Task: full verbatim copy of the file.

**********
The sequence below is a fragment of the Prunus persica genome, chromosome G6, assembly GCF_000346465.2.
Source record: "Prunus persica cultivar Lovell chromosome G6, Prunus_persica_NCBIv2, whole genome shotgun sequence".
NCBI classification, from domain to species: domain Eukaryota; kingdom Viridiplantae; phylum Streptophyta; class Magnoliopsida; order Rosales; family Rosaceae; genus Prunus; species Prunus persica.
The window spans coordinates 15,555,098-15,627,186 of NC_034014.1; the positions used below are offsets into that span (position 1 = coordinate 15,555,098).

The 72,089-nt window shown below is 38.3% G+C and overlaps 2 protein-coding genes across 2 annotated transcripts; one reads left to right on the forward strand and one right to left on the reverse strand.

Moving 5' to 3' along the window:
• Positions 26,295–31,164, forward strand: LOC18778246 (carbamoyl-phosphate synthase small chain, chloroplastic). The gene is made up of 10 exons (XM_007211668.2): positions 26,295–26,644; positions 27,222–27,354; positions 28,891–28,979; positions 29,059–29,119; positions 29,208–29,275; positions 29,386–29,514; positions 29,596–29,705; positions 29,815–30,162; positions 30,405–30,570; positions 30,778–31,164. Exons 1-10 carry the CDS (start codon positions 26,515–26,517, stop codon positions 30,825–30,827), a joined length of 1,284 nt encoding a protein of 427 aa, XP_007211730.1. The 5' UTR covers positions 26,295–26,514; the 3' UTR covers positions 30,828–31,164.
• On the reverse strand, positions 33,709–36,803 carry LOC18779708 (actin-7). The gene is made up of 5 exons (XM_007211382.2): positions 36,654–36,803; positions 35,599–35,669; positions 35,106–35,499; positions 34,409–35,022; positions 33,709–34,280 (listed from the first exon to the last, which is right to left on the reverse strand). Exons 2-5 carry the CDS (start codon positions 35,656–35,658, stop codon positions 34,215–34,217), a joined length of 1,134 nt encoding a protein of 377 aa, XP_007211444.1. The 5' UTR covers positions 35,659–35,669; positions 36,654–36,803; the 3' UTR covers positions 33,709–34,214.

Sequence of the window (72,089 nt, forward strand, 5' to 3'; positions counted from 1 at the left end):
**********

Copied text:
The sequence below is a fragment of the Prunus persica genome, chromosome G6, assembly GCF_000346465.2.
Source record: "Prunus persica cultivar Lovell chromosome G6, Prunus_persica_NCBIv2, whole genome shotgun sequence".
NCBI classification, from domain to species: domain Eukaryota; kingdom Viridiplantae; phylum Streptophyta; class Magnoliopsida; order Rosales; family Rosaceae; genus Prunus; species Prunus persica.
The window spans coordinates 15,555,098-15,627,186 of NC_034014.1; the positions used below are offsets into that span (position 1 = coordinate 15,555,098).

The 72,089-nt window shown below is 38.3% G+C and overlaps 2 protein-coding genes across 2 annotated transcripts; one reads left to right on the forward strand and one right to left on the reverse strand.

Moving 5' to 3' along the window:
• Positions 26,295–31,164, forward strand: LOC18778246 (carbamoyl-phosphate synthase small chain, chloroplastic). The gene is made up of 10 exons (XM_007211668.2): positions 26,295–26,644; positions 27,222–27,354; positions 28,891–28,979; positions 29,059–29,119; positions 29,208–29,275; positions 29,386–29,514; positions 29,596–29,705; positions 29,815–30,162; positions 30,405–30,570; positions 30,778–31,164. Exons 1-10 carry the CDS (start codon positions 26,515–26,517, stop codon positions 30,825–30,827), a joined length of 1,284 nt encoding a protein of 427 aa, XP_007211730.1. The 5' UTR covers positions 26,295–26,514; the 3' UTR covers positions 30,828–31,164.
• On the reverse strand, positions 33,709–36,803 carry LOC18779708 (actin-7). The gene is made up of 5 exons (XM_007211382.2): positions 36,654–36,803; positions 35,599–35,669; positions 35,106–35,499; positions 34,409–35,022; positions 33,709–34,280 (listed from the first exon to the last, which is right to left on the reverse strand). Exons 2-5 carry the CDS (start codon positions 35,656–35,658, stop codon positions 34,215–34,217), a joined length of 1,134 nt encoding a protein of 377 aa, XP_007211444.1. The 5' UTR covers positions 35,659–35,669; positions 36,654–36,803; the 3' UTR covers positions 33,709–34,214.

Sequence of the window (72,089 nt, forward strand, 5' to 3'; positions counted from 1 at the left end):